The critical issue of slavery continued to plague Taylor's administration. In particular, discussion focused on whether to adopt the Compromise of 1850. The election of 1848 had turned on the question of whether to allow slavery in the lands gained by the United States in the war with Mexico, and little had happened since Taylor's election to cool the debate on this matter. In his annual message of December 1849, he had dismayed fellow Southerners by announcing his support for admitting California and New Mexico into the Union as free states. In the Senate, Henry Clay bundled several provisions into a single omnibus bill that would attempt a compromise on the slavery issue. Clay's bill entailed the organization of Utah and New Mexico Territories on a popular sovereignty basis, California statehood, and the prohibition of public slave auctions in the District of Columbia. For slaveholders, it also offered a new fugitive slave law. This piece of legislation decreed that runaway slaves apprehended anywhere in the United States would be returned to their masters if new federally appointed commissioners decided that they were in fact fugitive slaves. It denied any due process to such slaves and allowed authorities to arrest African American suspects and return them to slave territory—whether the arrested person was an actual slave or not. Finally, it empowered federal marshals to enforce the law. The Fugitive Slave Law also cited severe penalties for noncompliance. The act horrified Americans openly opposed to slavery, and they vowed to fight its passage.
Clay urged Taylor to join the debate over the compromise, but the President wanted little part of it. Seeming to take a wait-and-see approach to the legislative fight, he simply contested some of the positions of the compromise and threatened a veto. Gradually, support in Congress for the compromise lost steam, and the omnibus bill was tied up in endless Senate debates by mid-1850. America was no closer to deciding the slavery issue than it had been before.
Fillmore watched much of the debate from the sidelines, isolated from the President's administration. Events, however, took a rapid turn. At a Fourth of July celebration in 1850 on the White House lawn, the President sought relief from the oppressive heat and humidity by gulping iced beverages and a large bowl of cherries. He suddenly began to experience intestinal cramps. It is likely that either the ice or the fruit was contaminated with cholera, a stomach ailment caused by unsanitary conditions that could—and frequently did—kill a person in scant hours in those times. Physicians, resorting to the medical practices of the day, prescribed bleedings and opiates that only made matters worse. Within five days, Zachary Taylor was dead. He had been President for just sixteen months. The presidency had suddenly fallen upon a forgotten man. Millard Fillmore, who had been all but banished from the Taylor administration and held opinions very different from the late chief executive, was suddenly the President of the United States. He immediately replaced Taylor's cabinet with proponents of the compromise and threw the full weight of his new administration behind its passage.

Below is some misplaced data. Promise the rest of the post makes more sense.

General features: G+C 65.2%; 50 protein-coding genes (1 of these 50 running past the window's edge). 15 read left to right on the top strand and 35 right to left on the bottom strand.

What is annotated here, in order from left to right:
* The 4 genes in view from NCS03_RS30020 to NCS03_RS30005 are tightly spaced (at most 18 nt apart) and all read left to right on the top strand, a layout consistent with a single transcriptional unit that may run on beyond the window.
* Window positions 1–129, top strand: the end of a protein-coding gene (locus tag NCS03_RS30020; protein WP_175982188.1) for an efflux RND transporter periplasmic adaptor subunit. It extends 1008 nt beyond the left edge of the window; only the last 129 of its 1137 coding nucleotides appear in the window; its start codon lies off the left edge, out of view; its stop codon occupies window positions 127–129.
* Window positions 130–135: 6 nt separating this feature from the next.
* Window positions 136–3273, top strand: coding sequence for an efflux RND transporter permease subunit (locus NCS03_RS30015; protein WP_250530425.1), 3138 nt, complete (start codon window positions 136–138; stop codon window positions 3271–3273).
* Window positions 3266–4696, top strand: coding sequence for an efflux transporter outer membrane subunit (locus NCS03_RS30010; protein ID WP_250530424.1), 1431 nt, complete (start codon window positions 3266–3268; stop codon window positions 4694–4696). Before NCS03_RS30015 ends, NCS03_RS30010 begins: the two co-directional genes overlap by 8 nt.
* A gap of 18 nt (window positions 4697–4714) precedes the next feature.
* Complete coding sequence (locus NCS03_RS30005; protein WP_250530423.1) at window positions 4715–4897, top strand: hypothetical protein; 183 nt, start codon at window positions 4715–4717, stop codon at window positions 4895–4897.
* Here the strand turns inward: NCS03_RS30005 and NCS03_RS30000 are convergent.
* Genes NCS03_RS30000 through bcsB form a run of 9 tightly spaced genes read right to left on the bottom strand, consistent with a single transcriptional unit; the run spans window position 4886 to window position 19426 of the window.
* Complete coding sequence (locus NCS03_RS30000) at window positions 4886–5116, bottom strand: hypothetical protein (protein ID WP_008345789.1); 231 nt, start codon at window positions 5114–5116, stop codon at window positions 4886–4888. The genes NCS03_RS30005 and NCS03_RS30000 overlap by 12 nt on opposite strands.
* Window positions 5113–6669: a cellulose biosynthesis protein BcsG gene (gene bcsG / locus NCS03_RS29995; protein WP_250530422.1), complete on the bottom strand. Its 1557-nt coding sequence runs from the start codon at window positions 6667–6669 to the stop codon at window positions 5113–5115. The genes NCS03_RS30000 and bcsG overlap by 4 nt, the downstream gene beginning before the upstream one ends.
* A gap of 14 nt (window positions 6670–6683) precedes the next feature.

The Campaign and Election of 1852
Weary from the epic compromise fight and the criticism that it had drawn toward him, Millard Fillmore showed little enthusiasm for serving another term. He did no campaigning and did not even disclose his intentions on running again. In March of 1851, using an editor allied to him, Fillmore planted a report in a newspaper that he was retiring from office. Then Daniel Webster announced his candidacy. The candidacy of his own secretary of state did not greatly trouble the President; indeed, he was honestly sympathetic towards Webster's longtime ambition for the office. Webster's announcement, however, comprised the last straw for Fillmore, and the President tried to formally withdraw from consideration until others in the cabinet talked him out of it.
The Whig Party was fragmenting over slavery disputes. None of the leading candidates—Fillmore, Webster, and General Winfield Scott—greatly appealed to a majority of the Whig Party members. Fillmore was disliked by abolitionists for enforcing the Fugitive Slave Law. Webster was aged and unwell. Southern Whigs disliked Scott, who had served as President Jackson's personal emissary in 1832 when Jackson threatened to use federal troops in South Carolina in a tariff and secession dispute.
The Whigs opened their convention in Baltimore in mid-June of 1852. Fillmore led in the early balloting. Webster's cause was quickly seen as hopeless, and if he had given the President his delegates, Fillmore would have ended the argument quickly. Webster, however, stubbornly clung to his delegates, and they slowly began to defect to Winfield Scott. On the fifty-third ballot, Scott wrapped up the nomination.
The convention was the end of the Whig Party as a national force. With Southern opposition to Scott so strong, he was unelectable. Many Southern Whigs abstained and a few threw their support behind the Democratic candidate, Franklin Pierce, and the slim, moody New Englander won the election with ease.